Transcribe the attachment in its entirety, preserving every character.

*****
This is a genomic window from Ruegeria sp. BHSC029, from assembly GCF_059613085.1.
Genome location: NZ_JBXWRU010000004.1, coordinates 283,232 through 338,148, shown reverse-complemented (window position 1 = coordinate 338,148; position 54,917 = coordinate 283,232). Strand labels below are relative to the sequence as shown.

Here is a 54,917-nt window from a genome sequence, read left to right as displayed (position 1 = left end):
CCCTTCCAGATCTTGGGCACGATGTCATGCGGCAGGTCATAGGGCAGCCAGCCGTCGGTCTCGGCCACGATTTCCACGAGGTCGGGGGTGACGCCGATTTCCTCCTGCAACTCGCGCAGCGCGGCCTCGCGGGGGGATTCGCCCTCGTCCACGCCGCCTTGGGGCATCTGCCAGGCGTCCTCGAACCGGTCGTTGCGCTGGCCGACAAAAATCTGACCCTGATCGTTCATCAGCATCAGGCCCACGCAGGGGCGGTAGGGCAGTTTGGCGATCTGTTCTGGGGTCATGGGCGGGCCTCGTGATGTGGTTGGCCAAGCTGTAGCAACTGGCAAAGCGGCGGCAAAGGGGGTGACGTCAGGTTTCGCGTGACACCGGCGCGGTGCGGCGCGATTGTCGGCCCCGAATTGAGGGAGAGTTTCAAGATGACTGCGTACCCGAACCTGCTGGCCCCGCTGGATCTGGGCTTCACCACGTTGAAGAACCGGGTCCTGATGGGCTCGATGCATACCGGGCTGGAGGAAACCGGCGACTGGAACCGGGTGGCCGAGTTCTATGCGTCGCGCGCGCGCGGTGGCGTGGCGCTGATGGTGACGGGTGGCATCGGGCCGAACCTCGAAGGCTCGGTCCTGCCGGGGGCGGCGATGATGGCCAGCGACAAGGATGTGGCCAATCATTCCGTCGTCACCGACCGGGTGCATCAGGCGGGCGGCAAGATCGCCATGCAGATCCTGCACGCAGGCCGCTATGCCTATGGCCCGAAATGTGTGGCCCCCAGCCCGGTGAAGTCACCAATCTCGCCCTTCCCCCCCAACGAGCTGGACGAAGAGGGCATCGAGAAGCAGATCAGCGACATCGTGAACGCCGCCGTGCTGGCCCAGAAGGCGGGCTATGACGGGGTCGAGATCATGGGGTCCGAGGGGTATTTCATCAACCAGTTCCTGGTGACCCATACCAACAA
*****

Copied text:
This is a genomic window from Ruegeria sp. BHSC029, from assembly GCF_059613085.1.
Genome location: NZ_JBXWRU010000004.1, coordinates 283,232 through 338,148, shown reverse-complemented (window position 1 = coordinate 338,148; position 54,917 = coordinate 283,232). Strand labels below are relative to the sequence as shown.

Here is a 54,917-nt window from a genome sequence, read left to right as displayed (position 1 = left end):
CCCTTCCAGATCTTGGGCACGATGTCATGCGGCAGGTCATAGGGCAGCCAGCCGTCGGTCTCGGCCACGATTTCCACGAGGTCGGGGGTGACGCCGATTTCCTCCTGCAACTCGCGCAGCGCGGCCTCGCGGGGGGATTCGCCCTCGTCCACGCCGCCTTGGGGCATCTGCCAGGCGTCCTCGAACCGGTCGTTGCGCTGGCCGACAAAAATCTGACCCTGATCGTTCATCAGCATCAGGCCCACGCAGGGGCGGTAGGGCAGTTTGGCGATCTGTTCTGGGGTCATGGGCGGGCCTCGTGATGTGGTTGGCCAAGCTGTAGCAACTGGCAAAGCGGCGGCAAAGGGGGTGACGTCAGGTTTCGCGTGACACCGGCGCGGTGCGGCGCGATTGTCGGCCCCGAATTGAGGGAGAGTTTCAAGATGACTGCGTACCCGAACCTGCTGGCCCCGCTGGATCTGGGCTTCACCACGTTGAAGAACCGGGTCCTGATGGGCTCGATGCATACCGGGCTGGAGGAAACCGGCGACTGGAACCGGGTGGCCGAGTTCTATGCGTCGCGCGCGCGCGGTGGCGTGGCGCTGATGGTGACGGGTGGCATCGGGCCGAACCTCGAAGGCTCGGTCCTGCCGGGGGCGGCGATGATGGCCAGCGACAAGGATGTGGCCAATCATTCCGTCGTCACCGACCGGGTGCATCAGGCGGGCGGCAAGATCGCCATGCAGATCCTGCACGCAGGCCGCTATGCCTATGGCCCGAAATGTGTGGCCCCCAGCCCGGTGAAGTCACCAATCTCGCCCTTCCCCCCCAACGAGCTGGACGAAGAGGGCATCGAGAAGCAGATCAGCGACATCGTGAACGCCGCCGTGCTGGCCCAGAAGGCGGGCTATGACGGGGTCGAGATCATGGGGTCCGAGGGGTATTTCATCAACCAGTTCCTGGTGACCCATACCAACAA